Old Masters Miss New Target

London -- Alex Israel, Gerhard Richter, Wade Guyton. Buying and selling art these days is all about knowing the right names.

Art collectors of ArtKabinett social media network know that contemporary names bring big prices, which presents a challenge for a traditional collecting area like Old Masters.

Last week in London, Sotheby’s and Christie’s evening sales offered a combined total of 131 pictures by artists born before 1850. More than half of them were either unknown, or unknown to anyone who had not studied art history.

That was why Christie’s in their July 8 sale included a painting cataloged as the work of Johannes Vermeer, 17th-century Holland’s most coveted painter, despite debate over its authorship.

‘‘Saint Praxedis’’, shown here, attracted little competition at Christie’s and was bought for £6.2 million.

From the collection of the late Johnson & Johnson heiress Barbara Piasecka Johnson, “Saint Praxedis” was listed by Christie’s as Vermeer’s earliest surviving painting, dating from the 1650s.

Vermeer’s authorship of this untypical copy of an Italian painting, showing a female saint squeezing a martyr’s blood out of a sponge, was first suggested in 1969, but it has never gained general acceptance from scholars and curators.

Christie’s produced new analysis of paint samples that gave them the confidence to pronounce it a Vermeer with an estimate of 6 million to 8 million pounds.

At the sale, the painting attracted little competition and was bought for £6.2 million, or $10.6 million, including fees by an unidentified Asian bidder in the room.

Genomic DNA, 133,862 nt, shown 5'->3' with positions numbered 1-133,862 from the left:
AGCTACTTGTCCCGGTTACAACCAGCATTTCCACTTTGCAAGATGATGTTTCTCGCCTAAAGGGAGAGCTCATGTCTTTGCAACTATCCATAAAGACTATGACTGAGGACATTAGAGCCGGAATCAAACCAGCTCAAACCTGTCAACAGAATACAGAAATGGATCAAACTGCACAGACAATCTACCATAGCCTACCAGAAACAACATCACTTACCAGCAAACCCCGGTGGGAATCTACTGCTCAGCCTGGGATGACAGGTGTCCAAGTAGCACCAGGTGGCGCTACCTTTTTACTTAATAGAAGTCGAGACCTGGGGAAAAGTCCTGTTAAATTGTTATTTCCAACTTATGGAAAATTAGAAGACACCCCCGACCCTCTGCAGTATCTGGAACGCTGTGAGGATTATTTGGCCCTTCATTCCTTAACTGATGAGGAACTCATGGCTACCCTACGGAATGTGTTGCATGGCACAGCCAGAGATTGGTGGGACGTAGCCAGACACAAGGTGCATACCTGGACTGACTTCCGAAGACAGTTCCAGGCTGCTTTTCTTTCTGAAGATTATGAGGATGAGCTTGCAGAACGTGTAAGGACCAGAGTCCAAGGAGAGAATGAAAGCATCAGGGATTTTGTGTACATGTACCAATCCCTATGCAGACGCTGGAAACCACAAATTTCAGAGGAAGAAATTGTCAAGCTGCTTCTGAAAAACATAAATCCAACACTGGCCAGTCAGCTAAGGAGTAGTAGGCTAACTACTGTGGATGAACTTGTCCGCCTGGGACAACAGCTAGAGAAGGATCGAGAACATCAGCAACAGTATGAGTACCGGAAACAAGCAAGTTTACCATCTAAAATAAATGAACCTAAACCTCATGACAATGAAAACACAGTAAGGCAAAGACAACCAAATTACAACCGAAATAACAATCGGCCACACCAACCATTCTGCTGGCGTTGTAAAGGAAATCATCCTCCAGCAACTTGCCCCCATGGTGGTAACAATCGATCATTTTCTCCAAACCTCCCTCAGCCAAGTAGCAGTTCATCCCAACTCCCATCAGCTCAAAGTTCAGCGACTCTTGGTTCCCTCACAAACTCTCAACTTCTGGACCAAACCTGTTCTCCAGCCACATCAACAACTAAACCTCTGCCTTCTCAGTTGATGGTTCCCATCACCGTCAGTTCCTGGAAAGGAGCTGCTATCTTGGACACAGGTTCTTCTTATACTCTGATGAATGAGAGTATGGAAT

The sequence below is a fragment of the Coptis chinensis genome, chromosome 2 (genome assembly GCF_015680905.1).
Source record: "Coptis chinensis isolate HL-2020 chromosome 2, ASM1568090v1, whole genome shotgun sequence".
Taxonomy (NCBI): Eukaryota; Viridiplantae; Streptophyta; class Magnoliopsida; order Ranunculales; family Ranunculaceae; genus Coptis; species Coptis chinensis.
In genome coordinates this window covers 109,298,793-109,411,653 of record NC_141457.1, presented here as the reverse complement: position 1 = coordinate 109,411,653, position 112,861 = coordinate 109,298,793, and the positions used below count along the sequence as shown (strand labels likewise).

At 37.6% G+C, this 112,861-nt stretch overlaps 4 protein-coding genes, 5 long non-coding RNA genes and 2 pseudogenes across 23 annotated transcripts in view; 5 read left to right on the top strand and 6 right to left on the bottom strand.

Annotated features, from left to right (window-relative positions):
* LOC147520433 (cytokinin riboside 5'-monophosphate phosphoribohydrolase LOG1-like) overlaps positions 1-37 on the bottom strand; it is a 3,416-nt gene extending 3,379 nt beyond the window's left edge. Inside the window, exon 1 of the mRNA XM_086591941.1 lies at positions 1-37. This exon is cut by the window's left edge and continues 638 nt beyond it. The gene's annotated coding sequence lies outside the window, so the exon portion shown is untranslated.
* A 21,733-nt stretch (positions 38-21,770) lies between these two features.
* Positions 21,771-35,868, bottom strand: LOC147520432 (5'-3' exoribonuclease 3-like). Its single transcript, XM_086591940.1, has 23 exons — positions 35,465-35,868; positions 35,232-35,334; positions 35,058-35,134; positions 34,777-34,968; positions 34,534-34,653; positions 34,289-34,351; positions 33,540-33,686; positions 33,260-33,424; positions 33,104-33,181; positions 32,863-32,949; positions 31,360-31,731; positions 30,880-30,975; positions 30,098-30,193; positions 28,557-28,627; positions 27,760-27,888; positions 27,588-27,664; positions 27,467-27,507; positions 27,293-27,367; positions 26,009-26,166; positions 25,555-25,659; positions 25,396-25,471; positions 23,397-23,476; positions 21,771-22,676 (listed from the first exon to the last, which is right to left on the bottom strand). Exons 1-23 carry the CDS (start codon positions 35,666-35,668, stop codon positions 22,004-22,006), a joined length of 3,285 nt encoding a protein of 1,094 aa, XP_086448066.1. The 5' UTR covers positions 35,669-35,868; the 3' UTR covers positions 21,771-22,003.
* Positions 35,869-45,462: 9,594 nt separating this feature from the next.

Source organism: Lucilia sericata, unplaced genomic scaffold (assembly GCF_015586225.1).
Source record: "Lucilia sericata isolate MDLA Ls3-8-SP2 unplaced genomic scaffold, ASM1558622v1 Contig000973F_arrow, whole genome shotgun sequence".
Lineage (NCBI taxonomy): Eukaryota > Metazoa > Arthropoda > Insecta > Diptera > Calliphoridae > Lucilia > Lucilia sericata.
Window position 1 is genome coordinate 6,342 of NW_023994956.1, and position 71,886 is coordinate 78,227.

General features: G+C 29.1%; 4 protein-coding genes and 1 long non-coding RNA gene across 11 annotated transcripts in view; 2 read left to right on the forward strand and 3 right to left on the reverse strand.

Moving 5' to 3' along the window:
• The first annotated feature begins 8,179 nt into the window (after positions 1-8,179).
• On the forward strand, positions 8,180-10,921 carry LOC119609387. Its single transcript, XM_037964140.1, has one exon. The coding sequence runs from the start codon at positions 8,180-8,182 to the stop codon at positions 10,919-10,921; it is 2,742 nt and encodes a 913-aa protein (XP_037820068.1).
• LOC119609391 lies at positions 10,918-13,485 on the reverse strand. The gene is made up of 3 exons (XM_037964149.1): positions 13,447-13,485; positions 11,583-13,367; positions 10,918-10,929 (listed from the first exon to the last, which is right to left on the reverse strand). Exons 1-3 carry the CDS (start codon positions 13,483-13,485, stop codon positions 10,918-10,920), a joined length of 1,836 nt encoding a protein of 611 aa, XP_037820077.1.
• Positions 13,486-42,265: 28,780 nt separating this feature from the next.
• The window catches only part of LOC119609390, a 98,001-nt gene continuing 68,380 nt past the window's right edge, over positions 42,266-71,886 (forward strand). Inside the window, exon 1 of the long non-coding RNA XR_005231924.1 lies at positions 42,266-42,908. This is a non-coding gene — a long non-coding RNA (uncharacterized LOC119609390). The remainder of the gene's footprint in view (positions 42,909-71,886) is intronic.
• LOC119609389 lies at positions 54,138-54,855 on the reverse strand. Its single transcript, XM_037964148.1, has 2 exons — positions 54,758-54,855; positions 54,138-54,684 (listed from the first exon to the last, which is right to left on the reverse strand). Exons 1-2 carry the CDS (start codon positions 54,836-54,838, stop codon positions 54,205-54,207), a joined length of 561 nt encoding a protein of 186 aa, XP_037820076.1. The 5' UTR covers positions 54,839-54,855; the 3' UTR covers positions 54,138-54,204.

Christie’s found buyers for 53 percent of the 68 lots they offered, generating a total of £45 million against a low estimate of £42.6 million. A few market-fresh rarities did attract bidding duels.

The New York dealers French & Co., for instance, paid £4.8 million, more than double the low estimate, for an impressive and unrestored 17th-century Dutch still life cataloged as the work of Willem Claesz Heda. But otherwise lot after lot either sold for the low estimate, or went unsold.

Old Master Meltdown

Fears of an imminent Old Master meltdown were calmed the next evening when Sotheby’s 63-lot auction achieved an above-estimate £68.3 million, the highest total the company has earned for the category in London, without factoring in inflation. The selling rate was a reassuring 81 percent by lot.

Sotheby’s had the edge on this occasion thanks to quality paintings from four prestigious private collections, including the English aristocratic families of the Earl of Warwick and the Duke of Northumberland.

The house also exhibited highlights from the sale in Hong Kong in April, helping to trigger interest from new buyers who are all-important for the long-term survival of a market that until the 1980s was Sotheby’s and Christie’s main money-earner.

A bidder, represented by Patti Wong, chairwoman of Sotheby’s Asia, pledged £7.7 million for a rediscovered late 18th-century George Stubbs painting of leopard cubs at play, £6.8 million for a signed and dated 1613 Jan Brueghel the Elder oil on copper of the Garden of Eden and £3.9 million for a winter landscape with a bird trap by Pieter Brueghel the Younger.

Stubbs and the Brueghel family are internationally known names, giving confidence to the client, identified by Alex Bell, Sotheby’s International Old Master department head, as an Asian collector, to bid significantly over estimate for all three paintings.

Tellingly, there was little demand for two long-admired 15th-century Florentine tempera-on-linen drapery studies that had lost their big-name stamp.

Also from the collection of the late Mrs. Johnson, these had been bought as the work of Leonardo da Vinci at auction in 1989, but soon afterward were re-attributed to an artist in the workshop of Leonardo’s master, Andrea del Verrocchio. One fetched a low-estimate £1.8 million, the other failed to sell. They had cost Mrs. Johnson $11.2 million at the time.